Your social media feed might have been flooded recently with photos of your friends digitally aged to look retirement center-ready. After debuting two years ago and (getting slammed for enabling “digital blackface,”) FaceApp has been having another moment this summer. But is this harmless fun...or a threat to national security? Depends on who you ask. From Russia With Love? News broke yesterday that FaceApp, which lets users digital morph their photos, was developed in Wireless Lab of St. Petersburg, Russia. Though there is no evidence that the mobile app has any ties to the Russian government, Democratic lawmakers (still weary of Russia because of the hacked DNC e-mails and Facebook bot trollings of the 2016 election) are not taking any chances. Risk Assessment The Democratic National Committee urged staff members on presidential campaigns to delete the app immediately, and Senate minority leader, Chuck Schumer, wrote a letter to the F.B.I. director Christopher Wray, saying that the app posed a national security risk. Private LIves As it always is when it comes to new technology, it comes down to privacy concerns. FaceApp uploads user’s photos to the cloud, but does not make it clear that the photo manipulation does not take place on their phone. Despite concerns that the App might upload a users’ entire photo history (which could include sensitive information), TechCrunch found no evidence of that yet. FaceApp’s founder Yaroslav Goncharo is adamant that no data is transferred to Russia, and that the company uses servers owned by Google and Amazon, and that most photos are deleted within 48 hours of upload. Perhaps the fear is overblown, but you can never be too cautious when it comes to Amazon and facial recognition technology. -Michael Tedder Photo: FaceAPP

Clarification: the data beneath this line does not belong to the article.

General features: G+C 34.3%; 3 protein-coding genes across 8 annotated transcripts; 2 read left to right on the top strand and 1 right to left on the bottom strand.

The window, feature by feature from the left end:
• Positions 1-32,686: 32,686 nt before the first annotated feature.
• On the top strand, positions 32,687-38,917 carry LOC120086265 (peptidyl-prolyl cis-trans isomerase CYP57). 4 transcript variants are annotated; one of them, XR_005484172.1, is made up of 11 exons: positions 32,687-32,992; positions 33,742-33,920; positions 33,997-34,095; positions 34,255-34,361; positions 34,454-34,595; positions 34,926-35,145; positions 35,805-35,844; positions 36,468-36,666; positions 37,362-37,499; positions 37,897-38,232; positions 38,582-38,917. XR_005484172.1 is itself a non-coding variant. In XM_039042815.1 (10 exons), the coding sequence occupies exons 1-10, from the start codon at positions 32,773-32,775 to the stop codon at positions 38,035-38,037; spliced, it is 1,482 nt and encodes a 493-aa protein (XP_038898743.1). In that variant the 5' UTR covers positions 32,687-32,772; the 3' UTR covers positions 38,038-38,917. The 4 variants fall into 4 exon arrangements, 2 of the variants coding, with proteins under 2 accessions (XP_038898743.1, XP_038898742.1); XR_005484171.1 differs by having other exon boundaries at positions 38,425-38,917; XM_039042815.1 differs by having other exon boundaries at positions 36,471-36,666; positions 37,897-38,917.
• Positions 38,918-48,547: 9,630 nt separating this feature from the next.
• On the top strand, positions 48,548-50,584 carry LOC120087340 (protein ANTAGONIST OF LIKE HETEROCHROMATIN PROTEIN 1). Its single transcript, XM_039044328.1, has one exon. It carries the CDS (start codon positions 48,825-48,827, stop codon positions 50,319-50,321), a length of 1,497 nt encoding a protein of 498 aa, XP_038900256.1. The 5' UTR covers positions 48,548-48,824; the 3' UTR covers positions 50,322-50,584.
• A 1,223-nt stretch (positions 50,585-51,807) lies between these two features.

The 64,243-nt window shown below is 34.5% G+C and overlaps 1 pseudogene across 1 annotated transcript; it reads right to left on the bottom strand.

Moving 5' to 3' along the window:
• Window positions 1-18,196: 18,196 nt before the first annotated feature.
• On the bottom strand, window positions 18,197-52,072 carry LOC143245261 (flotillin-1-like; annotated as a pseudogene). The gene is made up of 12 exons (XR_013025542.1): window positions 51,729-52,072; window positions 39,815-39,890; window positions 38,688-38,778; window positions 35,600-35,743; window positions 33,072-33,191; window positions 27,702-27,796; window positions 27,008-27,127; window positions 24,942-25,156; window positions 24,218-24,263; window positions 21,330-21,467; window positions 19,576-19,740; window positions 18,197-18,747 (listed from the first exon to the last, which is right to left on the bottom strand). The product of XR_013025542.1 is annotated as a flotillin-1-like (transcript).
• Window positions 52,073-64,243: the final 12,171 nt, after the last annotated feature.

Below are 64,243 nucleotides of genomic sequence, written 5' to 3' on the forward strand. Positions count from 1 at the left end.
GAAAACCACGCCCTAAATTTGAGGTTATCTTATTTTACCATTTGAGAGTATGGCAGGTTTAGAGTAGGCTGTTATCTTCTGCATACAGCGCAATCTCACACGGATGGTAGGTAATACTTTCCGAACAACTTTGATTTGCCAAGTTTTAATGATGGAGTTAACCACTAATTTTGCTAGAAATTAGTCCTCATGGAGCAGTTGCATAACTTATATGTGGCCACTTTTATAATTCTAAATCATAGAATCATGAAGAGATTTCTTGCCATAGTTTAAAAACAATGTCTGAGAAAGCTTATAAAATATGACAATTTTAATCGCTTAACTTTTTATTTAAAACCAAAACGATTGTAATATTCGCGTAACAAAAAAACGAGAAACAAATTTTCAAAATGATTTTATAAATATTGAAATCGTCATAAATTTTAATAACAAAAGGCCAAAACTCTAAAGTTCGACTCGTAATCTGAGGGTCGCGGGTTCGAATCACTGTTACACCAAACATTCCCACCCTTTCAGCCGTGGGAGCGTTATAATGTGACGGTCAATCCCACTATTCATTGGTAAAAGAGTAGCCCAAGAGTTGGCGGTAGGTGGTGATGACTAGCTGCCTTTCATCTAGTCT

The US-China trade deal is reportedly 90% complete. However, it’s the remaining 10% that’s turning out to be difficult.